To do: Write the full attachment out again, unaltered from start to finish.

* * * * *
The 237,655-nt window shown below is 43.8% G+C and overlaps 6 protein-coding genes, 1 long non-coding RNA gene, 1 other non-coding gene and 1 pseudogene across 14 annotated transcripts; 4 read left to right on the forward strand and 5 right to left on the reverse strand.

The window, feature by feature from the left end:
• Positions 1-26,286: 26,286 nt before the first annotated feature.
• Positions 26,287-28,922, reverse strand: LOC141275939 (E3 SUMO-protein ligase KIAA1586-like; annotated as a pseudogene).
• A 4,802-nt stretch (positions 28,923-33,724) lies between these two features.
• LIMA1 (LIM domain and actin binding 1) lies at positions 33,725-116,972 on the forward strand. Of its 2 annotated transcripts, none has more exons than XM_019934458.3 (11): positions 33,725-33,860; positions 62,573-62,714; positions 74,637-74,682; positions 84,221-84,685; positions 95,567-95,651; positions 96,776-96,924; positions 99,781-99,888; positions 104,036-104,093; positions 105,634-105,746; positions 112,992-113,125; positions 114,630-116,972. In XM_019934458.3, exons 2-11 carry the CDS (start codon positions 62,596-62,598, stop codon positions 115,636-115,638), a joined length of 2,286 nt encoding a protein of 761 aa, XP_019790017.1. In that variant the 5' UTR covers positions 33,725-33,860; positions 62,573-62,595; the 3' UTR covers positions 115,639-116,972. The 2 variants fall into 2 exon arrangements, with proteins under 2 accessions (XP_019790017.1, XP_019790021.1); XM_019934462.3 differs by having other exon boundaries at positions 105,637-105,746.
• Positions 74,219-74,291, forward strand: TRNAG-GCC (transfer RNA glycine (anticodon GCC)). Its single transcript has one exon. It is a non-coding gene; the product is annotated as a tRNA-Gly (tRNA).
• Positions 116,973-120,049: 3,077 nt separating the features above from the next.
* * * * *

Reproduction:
The 237,655-nt window shown below is 43.8% G+C and overlaps 6 protein-coding genes, 1 long non-coding RNA gene, 1 other non-coding gene and 1 pseudogene across 14 annotated transcripts; 4 read left to right on the forward strand and 5 right to left on the reverse strand.

The window, feature by feature from the left end:
• Positions 1-26,286: 26,286 nt before the first annotated feature.
• Positions 26,287-28,922, reverse strand: LOC141275939 (E3 SUMO-protein ligase KIAA1586-like; annotated as a pseudogene).
• A 4,802-nt stretch (positions 28,923-33,724) lies between these two features.
• LIMA1 (LIM domain and actin binding 1) lies at positions 33,725-116,972 on the forward strand. Of its 2 annotated transcripts, none has more exons than XM_019934458.3 (11): positions 33,725-33,860; positions 62,573-62,714; positions 74,637-74,682; positions 84,221-84,685; positions 95,567-95,651; positions 96,776-96,924; positions 99,781-99,888; positions 104,036-104,093; positions 105,634-105,746; positions 112,992-113,125; positions 114,630-116,972. In XM_019934458.3, exons 2-11 carry the CDS (start codon positions 62,596-62,598, stop codon positions 115,636-115,638), a joined length of 2,286 nt encoding a protein of 761 aa, XP_019790017.1. In that variant the 5' UTR covers positions 33,725-33,860; positions 62,573-62,595; the 3' UTR covers positions 115,639-116,972. The 2 variants fall into 2 exon arrangements, with proteins under 2 accessions (XP_019790017.1, XP_019790021.1); XM_019934462.3 differs by having other exon boundaries at positions 105,637-105,746.
• Positions 74,219-74,291, forward strand: TRNAG-GCC (transfer RNA glycine (anticodon GCC)). Its single transcript has one exon. It is a non-coding gene; the product is annotated as a tRNA-Gly (tRNA).
• Positions 116,973-120,049: 3,077 nt separating the features above from the next.